Mixing of the classes

Rob Lawes

Jun 13, 2012
No, all classes were prohibited from mixing or visiting areas outside of their class allocation.

(Unless there was an emergency ;))
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Daniel O.

Aug 2, 2018
No, all classes were prohibited from mixing or visiting areas outside of their class allocation.

(Unless there was an emergency ;))
true but im sure someone going from 1st to 2nd would be frowned uon but not stopped, while someone from 2ndto 1st would be stopped.
May 3, 2005
Cara, this is on another thread somewhere. I believe the consensus was that on some ships there was limited mixing of the classes.

The writer R A Fletcher in Travelling Palaces warns first class passengers against intruding on lower classes. He calls it,"...a shocking exhibition of bad manners and low inquisitiveness."

There's more on this in John Maxstone-Graham's The Only Way to Cross. The bad manners seem to have been commoner in the earlier years.

The movie is not worth worrying about. Rose and Jack did all sorts of things that passengers were not permitted to do. From the flying scene on the bow to the attempted suicide scene on the poop, reality is ignored for the sake of what is jokingly called a plot.
As far as what is called "the plot" is concerned, would you consider the "Annette Sturges and Gifford Rogers" of the 1953 "Titanic" movie to be more plausible than the "Rose Dewitt-Bukater and Jack Dawson" of the 1997 "Titanic" movie ?
Of course, these are all both purely fictional characters ; again just part of "the plot."
In the 1997 "Titanic" movie we are fairly certain that "Jack Dawson" was traveling in Steerage, or Third Class.
But in the 1953 "Titanic" movie "Gifford Rogers" seems to be a member of the Tennis Team from Purdue University traveling together.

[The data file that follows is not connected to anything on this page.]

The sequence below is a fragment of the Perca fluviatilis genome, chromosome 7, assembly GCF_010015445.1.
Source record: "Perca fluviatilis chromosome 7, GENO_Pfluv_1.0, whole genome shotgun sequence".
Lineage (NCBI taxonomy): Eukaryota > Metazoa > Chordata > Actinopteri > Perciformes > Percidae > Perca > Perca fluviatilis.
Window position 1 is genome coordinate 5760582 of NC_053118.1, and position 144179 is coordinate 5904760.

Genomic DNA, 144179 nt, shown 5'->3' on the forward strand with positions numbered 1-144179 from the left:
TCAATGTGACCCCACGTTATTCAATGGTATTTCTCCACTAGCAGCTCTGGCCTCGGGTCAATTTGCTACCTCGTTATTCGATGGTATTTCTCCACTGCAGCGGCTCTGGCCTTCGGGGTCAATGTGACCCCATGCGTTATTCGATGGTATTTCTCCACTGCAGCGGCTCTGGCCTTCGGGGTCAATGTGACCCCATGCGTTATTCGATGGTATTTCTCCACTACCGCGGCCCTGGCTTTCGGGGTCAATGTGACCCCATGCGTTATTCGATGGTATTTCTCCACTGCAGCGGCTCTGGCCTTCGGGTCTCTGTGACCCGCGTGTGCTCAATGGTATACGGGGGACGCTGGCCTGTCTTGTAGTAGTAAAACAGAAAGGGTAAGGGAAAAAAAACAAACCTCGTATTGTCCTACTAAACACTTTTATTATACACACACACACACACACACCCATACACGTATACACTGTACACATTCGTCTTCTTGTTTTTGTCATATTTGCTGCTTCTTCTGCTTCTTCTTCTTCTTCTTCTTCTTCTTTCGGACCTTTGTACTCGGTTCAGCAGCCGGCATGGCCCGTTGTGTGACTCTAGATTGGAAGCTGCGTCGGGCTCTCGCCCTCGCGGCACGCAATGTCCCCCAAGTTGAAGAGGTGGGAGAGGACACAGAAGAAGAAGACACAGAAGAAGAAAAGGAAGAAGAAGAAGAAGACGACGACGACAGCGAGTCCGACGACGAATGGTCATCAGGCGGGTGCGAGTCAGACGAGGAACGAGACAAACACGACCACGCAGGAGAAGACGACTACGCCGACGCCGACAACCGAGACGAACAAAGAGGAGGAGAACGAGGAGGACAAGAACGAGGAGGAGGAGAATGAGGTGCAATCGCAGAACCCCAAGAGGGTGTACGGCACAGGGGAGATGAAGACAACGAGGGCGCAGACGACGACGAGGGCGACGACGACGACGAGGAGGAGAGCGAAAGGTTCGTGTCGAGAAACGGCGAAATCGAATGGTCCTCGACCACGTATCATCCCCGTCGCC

Would it be likely for them to be traveling in First Class ?
They seem to be traveling together as a team, rather than with their familes ?
Also how "Gifford Rogers" was invited to join the party at The Captain's Table ?
Maybe "Julia Sturges" had something to with this arrangement ? "Richard Sturges" doesn't seem to think much of this "country bumpkin". LOL
Maybe nobody else has ever thought about this......but just something that came to my thoughts. LOL
Also just my thought but "Annette and Gifford" seems to me to be a better "social match" than "Rose and Jack". ....(He said rather snobbishly) ...... LOL
Incidentally the 1953 "Titanic" movie was my first exposure to "The Titanic Story."

Another movie "nit pick" and a bit off-topic at that, too. :-(
"Giff" says "I have to hurry to get my blue serge suit pressed."
Would Titanic have had a laundry or services for this ?
At least "Giff" had his own dress suit . LOL
"Jack" had to get some help from Mrs. J.J. Brown in the 1997 movie.
Of course I don't believe Titanic would have had a Tailor Shop for Richard to get his jacket and for .Norman to get his long pants ?
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May 3, 2005
Are you factoring in U.S. immigration laws?

-- David G. Brown
I understand this was a health issue with the U.S. immigration laws in that Third Class passengers could not go into Second Class or First Class areas and Second Class and certainly First Class could not go into Third Class areas ?
Dec 4, 2000
Put in simple, non legalistic terms --

There are several little-known aspects to carrying passengers on international voyages. One is quarantine. A vessel could be prevented from entering a port if officials deemed it might be carrying any of various diseases. The incubation period for these diseases would determine how long the ship had to abstain from contact with shore. Needless to say, no shipping company wanted to lose the productivity of its expensive equipment by sitting at anchor. So, medical quarantine protocols were rigidly enforced in Titanic's day.